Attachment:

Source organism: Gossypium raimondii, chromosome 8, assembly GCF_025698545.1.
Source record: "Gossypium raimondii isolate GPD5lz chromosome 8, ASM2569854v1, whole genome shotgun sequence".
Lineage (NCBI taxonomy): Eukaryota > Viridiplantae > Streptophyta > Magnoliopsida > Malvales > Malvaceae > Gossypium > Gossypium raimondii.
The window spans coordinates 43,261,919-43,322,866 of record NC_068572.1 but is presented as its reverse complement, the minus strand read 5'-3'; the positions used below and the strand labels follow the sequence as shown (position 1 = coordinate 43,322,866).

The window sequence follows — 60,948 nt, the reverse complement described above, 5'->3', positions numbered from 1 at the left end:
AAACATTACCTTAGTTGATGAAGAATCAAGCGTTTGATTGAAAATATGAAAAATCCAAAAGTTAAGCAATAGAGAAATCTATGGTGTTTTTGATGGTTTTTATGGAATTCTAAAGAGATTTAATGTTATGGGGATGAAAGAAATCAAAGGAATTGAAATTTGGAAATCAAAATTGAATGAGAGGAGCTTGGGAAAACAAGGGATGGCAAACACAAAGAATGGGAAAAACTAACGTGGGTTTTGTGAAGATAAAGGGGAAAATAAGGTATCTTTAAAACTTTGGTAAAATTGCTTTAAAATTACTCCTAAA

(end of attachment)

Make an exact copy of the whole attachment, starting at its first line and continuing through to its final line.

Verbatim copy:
Source organism: Gossypium raimondii, chromosome 8, assembly GCF_025698545.1.
Source record: "Gossypium raimondii isolate GPD5lz chromosome 8, ASM2569854v1, whole genome shotgun sequence".
Lineage (NCBI taxonomy): Eukaryota > Viridiplantae > Streptophyta > Magnoliopsida > Malvales > Malvaceae > Gossypium > Gossypium raimondii.
The window spans coordinates 43,261,919-43,322,866 of record NC_068572.1 but is presented as its reverse complement, the minus strand read 5'-3'; the positions used below and the strand labels follow the sequence as shown (position 1 = coordinate 43,322,866).

The window sequence follows — 60,948 nt, the reverse complement described above, 5'->3', positions numbered from 1 at the left end:
AAACATTACCTTAGTTGATGAAGAATCAAGCGTTTGATTGAAAATATGAAAAATCCAAAAGTTAAGCAATAGAGAAATCTATGGTGTTTTTGATGGTTTTTATGGAATTCTAAAGAGATTTAATGTTATGGGGATGAAAGAAATCAAAGGAATTGAAATTTGGAAATCAAAATTGAATGAGAGGAGCTTGGGAAAACAAGGGATGGCAAACACAAAGAATGGGAAAAACTAACGTGGGTTTTGTGAAGATAAAGGGGAAAATAAGGTATCTTTAAAACTTTGGTAAAATTGCTTTAAAATTACTCCTAAA